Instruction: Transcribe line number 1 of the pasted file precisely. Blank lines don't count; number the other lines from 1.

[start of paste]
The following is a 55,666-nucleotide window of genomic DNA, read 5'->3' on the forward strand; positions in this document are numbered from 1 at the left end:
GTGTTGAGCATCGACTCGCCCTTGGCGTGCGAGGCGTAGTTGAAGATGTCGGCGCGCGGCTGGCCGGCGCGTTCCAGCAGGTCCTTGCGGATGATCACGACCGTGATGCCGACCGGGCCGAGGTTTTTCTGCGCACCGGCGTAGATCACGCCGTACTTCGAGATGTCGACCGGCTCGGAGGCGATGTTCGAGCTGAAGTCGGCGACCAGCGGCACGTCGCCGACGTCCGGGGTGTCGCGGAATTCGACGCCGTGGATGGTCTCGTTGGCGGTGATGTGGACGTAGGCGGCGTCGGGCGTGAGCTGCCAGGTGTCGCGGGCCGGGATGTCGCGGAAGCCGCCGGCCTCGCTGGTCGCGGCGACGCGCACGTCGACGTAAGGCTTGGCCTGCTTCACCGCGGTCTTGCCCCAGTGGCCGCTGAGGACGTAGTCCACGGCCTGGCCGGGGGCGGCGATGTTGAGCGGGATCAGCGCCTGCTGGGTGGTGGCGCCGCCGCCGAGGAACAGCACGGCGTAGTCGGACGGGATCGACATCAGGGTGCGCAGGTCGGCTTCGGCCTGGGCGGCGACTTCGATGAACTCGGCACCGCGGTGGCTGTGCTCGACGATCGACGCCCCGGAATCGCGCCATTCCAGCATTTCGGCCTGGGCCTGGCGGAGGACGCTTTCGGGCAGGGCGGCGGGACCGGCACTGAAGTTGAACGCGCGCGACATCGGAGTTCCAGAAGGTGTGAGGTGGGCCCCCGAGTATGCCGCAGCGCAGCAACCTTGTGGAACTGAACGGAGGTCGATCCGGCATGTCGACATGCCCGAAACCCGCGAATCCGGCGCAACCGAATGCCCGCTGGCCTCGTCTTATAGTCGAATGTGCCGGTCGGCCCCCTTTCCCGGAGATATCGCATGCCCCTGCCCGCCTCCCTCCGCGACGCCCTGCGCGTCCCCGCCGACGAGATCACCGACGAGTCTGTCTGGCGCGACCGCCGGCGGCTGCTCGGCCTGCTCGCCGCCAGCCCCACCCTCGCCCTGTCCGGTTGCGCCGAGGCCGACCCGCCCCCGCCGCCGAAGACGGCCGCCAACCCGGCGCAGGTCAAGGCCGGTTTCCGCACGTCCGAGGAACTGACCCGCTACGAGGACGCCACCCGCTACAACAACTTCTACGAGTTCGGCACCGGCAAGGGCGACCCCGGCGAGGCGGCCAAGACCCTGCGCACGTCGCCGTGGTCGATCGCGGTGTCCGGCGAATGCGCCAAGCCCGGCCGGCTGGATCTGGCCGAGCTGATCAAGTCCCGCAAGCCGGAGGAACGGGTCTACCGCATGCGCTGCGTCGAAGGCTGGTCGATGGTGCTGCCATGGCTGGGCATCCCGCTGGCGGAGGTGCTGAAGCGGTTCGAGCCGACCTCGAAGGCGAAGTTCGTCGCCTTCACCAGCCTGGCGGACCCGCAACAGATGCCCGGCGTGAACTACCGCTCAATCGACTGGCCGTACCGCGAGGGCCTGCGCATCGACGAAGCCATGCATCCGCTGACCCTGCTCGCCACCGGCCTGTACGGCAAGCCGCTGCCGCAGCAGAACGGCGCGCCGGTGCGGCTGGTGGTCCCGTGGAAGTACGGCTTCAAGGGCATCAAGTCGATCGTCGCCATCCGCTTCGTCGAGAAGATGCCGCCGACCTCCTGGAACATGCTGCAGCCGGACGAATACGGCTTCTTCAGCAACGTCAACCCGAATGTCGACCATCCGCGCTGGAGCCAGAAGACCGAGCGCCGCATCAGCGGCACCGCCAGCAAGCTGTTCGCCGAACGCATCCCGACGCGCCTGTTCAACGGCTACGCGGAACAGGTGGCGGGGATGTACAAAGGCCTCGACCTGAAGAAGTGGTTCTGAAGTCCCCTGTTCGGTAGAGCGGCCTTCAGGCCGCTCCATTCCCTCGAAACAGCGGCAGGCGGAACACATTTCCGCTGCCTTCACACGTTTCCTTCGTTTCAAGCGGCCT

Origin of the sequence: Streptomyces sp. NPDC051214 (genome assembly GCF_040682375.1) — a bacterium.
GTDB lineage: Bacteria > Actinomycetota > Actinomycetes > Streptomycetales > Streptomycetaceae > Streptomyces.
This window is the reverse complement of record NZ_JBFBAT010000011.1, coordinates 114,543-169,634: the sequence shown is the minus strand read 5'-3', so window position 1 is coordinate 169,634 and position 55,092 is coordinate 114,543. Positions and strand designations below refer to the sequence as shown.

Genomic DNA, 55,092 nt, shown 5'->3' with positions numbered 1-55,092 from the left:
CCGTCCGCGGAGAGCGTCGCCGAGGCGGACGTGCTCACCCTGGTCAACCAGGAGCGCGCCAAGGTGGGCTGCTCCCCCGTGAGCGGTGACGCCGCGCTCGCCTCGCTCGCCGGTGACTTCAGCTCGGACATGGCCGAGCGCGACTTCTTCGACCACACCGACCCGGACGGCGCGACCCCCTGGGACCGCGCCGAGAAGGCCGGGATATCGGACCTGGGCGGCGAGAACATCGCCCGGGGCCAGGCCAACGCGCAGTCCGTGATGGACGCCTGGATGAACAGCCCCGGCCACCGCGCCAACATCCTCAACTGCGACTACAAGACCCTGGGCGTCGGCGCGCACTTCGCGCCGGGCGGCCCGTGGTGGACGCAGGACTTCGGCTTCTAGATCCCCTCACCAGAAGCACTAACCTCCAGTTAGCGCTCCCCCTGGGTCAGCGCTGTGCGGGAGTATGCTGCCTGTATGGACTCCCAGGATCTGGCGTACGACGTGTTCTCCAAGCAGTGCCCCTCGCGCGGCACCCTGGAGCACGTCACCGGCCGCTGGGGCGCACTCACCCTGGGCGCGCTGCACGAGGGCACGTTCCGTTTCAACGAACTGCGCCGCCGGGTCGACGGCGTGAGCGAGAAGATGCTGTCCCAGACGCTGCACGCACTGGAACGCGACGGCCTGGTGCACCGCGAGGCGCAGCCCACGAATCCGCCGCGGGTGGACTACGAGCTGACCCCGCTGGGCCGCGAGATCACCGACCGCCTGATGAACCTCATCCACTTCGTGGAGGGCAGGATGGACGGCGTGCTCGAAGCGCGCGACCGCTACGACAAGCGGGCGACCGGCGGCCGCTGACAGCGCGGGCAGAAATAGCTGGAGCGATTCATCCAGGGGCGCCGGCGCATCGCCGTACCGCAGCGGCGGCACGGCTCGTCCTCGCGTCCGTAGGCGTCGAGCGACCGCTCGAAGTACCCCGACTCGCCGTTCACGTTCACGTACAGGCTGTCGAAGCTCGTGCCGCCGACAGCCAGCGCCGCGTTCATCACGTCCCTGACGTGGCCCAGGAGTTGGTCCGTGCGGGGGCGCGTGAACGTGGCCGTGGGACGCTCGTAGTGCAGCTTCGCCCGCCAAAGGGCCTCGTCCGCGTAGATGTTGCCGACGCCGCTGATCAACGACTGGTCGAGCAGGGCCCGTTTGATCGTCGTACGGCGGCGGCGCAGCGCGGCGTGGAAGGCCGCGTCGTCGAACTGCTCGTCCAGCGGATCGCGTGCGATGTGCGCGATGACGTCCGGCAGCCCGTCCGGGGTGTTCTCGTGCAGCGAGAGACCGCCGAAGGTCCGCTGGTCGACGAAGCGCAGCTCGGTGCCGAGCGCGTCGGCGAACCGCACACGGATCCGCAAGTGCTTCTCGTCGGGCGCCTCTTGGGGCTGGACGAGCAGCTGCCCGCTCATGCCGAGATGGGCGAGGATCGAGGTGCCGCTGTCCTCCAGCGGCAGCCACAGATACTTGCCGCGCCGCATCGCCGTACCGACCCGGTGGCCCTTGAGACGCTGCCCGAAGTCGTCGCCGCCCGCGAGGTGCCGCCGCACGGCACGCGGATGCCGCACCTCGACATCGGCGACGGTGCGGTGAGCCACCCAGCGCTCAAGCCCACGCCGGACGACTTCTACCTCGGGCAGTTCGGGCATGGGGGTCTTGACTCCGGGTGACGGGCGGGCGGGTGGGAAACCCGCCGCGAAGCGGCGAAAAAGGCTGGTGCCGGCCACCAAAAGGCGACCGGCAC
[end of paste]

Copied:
The following is a 55,666-nucleotide window of genomic DNA, read 5'->3' on the forward strand; positions in this document are numbered from 1 at the left end: